Besides the daily stampede, the other wonderful discovery is experiencing Cypress in a kaleidoscope of weather and light, with panoramic views instead of periscope ones like their first visit. Studio 54 would be proud of how fast fog could come and go. Sometimes there was morning fog, like the first time they played, that uniformly burned off. Other times, there was afternoon fog that rolled in, covering parts or all of the course. One time, the fog just enveloped the ocean holes, so they reviewed what they had done to upset Mother Nature. Maybe they still had Hail Mary deficits from when they took home the gift and left the box at a birthday party, or shot a BB gun into the neighbor’s bedroom, or convinced their sister to do a flip off the high dive by lying they had already done one. Not seeing those ocean holes in their full glory felt like when they left a game or turned it off before the greatest comeback in history. But who wants to listen to Bill Gates complain about the challenge of giving away his money or Brad Pitt and his marital problems?

The two peak times of day for light are morning and evening. The sun seems to wash out colors during the rest of the day, but its lower intensity and sharper angle near sunrise and sunset enhances them. Nature’s other daily Tide. The course set-up maximized the available light during the day. If this was also a part of his course design, Alister should be synonymous with Albert for the first names of otherworldly intellects. For the opening holes, most of them in the woods, overhead light created fascinating shadow patterns, and allowed enough sun to hit the fairway to be most playable. The later and finishing holes, with few trees, would be most dramatic in the setting sun. The routing ensured all the holes would be played most often in their best lighting. Thomas Alister Edison. The only caveat is fifteen and sixteen could be tough very late in the day under clear skies with a blinding setting sun. However, the Pacific rarely has such days there, and instead usually has cloud cover on the horizon.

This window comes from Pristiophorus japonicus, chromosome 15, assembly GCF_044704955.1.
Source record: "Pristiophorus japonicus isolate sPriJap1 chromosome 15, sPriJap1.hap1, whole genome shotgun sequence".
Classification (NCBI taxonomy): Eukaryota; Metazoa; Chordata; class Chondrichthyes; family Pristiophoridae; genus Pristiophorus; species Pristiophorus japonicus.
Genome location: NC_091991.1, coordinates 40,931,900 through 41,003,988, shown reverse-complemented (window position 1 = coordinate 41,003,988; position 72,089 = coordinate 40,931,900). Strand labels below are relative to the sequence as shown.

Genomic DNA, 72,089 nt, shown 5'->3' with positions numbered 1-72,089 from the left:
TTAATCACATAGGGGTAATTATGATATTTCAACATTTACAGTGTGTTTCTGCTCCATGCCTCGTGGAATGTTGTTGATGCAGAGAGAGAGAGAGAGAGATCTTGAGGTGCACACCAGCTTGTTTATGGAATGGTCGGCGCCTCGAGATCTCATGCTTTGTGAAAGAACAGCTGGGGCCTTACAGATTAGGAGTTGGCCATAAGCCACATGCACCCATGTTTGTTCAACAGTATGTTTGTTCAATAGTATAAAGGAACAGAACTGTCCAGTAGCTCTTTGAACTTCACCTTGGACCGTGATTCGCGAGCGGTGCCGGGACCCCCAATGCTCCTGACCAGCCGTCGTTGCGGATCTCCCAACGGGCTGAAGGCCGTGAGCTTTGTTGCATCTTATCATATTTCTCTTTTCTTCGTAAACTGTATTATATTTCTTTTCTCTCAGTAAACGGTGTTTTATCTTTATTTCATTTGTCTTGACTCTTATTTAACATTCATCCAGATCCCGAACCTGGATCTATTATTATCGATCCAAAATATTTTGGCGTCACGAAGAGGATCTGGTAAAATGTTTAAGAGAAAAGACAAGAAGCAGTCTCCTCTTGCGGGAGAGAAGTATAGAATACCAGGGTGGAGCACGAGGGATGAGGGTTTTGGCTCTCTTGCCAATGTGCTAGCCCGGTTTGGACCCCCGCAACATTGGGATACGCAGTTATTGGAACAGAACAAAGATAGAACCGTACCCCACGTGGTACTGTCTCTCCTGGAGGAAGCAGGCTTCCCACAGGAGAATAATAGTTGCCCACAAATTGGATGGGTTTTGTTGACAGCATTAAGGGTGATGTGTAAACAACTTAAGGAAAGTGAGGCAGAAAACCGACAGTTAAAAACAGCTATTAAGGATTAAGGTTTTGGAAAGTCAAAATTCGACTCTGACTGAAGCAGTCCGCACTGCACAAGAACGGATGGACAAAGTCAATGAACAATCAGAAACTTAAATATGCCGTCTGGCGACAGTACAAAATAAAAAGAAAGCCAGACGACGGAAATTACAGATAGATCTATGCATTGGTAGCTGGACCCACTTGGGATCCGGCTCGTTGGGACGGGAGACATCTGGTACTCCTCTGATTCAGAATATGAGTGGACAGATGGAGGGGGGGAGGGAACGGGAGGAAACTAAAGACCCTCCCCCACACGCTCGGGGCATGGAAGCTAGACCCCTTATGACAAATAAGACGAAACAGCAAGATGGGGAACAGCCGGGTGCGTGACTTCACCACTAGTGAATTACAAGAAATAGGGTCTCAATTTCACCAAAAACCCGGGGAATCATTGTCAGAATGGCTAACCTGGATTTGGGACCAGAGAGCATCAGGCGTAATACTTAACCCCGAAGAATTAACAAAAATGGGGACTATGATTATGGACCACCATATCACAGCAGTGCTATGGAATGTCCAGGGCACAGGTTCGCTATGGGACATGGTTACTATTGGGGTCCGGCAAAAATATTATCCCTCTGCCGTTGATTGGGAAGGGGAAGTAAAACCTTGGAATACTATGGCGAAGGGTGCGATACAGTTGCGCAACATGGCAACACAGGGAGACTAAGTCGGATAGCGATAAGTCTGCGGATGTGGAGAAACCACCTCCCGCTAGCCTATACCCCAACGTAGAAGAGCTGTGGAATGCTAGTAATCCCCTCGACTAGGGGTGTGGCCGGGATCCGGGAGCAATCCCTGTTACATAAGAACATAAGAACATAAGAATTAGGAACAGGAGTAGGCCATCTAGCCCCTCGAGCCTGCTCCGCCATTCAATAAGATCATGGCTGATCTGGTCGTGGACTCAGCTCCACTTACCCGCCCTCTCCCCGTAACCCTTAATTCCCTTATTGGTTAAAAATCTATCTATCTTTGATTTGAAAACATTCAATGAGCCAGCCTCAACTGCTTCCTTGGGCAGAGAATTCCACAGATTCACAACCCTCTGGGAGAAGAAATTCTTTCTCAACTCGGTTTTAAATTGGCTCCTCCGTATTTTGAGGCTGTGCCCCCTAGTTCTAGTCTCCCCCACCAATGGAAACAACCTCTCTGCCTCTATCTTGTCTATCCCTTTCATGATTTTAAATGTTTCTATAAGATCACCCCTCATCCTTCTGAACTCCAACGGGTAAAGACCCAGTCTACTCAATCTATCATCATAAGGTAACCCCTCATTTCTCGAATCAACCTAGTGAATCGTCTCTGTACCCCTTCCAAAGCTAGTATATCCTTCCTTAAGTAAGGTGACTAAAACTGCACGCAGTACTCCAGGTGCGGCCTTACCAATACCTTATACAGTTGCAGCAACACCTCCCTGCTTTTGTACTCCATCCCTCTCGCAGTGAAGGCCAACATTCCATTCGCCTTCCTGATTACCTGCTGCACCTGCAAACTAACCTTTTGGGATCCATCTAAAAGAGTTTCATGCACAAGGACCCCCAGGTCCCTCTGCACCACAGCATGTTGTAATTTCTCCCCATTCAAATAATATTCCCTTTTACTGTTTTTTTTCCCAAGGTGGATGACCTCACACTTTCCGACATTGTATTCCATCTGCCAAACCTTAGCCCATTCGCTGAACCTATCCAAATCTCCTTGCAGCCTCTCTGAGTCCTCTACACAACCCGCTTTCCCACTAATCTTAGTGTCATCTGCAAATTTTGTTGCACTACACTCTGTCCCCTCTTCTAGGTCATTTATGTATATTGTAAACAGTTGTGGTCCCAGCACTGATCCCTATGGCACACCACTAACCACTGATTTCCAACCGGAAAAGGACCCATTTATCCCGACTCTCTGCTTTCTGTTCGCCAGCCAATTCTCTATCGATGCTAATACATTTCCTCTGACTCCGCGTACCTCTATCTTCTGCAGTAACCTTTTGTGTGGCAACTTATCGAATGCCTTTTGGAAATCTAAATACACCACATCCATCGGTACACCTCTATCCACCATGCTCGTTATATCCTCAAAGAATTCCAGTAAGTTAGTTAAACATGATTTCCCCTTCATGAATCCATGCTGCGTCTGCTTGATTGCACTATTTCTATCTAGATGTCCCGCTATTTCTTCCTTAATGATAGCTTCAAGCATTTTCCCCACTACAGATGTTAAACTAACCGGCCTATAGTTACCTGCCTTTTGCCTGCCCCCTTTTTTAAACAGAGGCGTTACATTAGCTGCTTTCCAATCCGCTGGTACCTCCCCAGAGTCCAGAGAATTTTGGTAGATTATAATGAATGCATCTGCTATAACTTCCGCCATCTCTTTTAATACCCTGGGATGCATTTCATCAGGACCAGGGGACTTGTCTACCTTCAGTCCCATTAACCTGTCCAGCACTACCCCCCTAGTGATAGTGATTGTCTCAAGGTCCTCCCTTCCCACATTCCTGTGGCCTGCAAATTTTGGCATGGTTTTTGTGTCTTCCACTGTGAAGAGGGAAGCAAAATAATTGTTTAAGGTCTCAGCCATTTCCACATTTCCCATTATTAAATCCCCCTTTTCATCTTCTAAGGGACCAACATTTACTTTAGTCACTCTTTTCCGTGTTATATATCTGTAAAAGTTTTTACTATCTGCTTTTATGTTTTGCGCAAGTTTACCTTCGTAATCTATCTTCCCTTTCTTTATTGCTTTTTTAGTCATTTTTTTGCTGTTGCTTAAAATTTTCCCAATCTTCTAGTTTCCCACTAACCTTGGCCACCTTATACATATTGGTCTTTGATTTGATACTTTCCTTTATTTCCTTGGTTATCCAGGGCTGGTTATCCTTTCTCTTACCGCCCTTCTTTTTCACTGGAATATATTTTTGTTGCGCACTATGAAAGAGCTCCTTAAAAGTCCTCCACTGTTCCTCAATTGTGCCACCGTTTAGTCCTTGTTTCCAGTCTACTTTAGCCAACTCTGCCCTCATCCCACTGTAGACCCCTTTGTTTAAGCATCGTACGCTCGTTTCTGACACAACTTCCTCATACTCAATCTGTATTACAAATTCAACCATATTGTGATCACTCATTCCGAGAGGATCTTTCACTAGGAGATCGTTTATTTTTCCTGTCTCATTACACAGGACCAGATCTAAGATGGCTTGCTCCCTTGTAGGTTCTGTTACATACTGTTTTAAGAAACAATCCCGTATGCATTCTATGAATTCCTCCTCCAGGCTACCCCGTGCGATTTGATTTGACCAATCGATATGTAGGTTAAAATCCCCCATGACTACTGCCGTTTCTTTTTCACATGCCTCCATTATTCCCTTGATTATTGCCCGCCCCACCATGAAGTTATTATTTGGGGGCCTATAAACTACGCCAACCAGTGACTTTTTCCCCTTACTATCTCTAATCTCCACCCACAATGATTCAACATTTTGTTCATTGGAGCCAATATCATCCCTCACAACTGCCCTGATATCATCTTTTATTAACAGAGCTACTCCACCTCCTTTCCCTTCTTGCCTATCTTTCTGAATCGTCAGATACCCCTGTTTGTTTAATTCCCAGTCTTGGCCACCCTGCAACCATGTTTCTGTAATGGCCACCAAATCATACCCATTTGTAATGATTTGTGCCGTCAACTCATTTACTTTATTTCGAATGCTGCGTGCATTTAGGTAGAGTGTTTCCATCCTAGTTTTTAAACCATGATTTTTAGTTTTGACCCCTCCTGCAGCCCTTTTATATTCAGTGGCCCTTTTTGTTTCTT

Playing several more times also let them see a couple hidden items their caddies told them about during their first round. Walking over to the fifteenth green, they saw sea lions when their caddies pointed them out, and told them what they were. Their caddies also said there were pelicans in Boney’s Pulpit, and whales along the seventeenth fairway, which they did not see. When watching the sunrise over Boney’s Pulpit from the clubhouse balcony, they saw the sun first light up the large rock behind the sixteenth green, and they found the pelicans. Dozens of them; maybe hundreds. It was the Monte Carlo of pelicans. Also, during one of their last rounds, in the late afternoon in overcast and windy weather, they finally saw a whale. This was harder to believe than the pelicans since it seemed too close to shore for whales.

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See the sea lions. Find the pelicans. Wait for the whales. Requiring little effort, look around in life to see the sea lions – those who have helped and cared and given. None should be guilty of missing their sea lions, and not thanking them. It takes more effort to search out the pelicans. Usually, like standing on the balcony at the Cypress Point clubhouse, higher elevation is needed to see them. But deeper gratitude follows when finding them, and more tears come when shared. At times, it is necessary to wait quite a while for the whales to appear in our lives. Persevering through months or years of affliction brings heartfelt thanksgiving when help arrives. And sometimes when it does not, since in either case, priceless wisdom and unique perspective always do come.

It can hard to believe whales will come the first time. Or that they will come again. That is why messengers will come, from the here and now or the unseen world, to help those struggling to believe. Charging forth from their own Boney’s Pulpit, these are witnesses that become catalysts, passing forward what others had first done for them.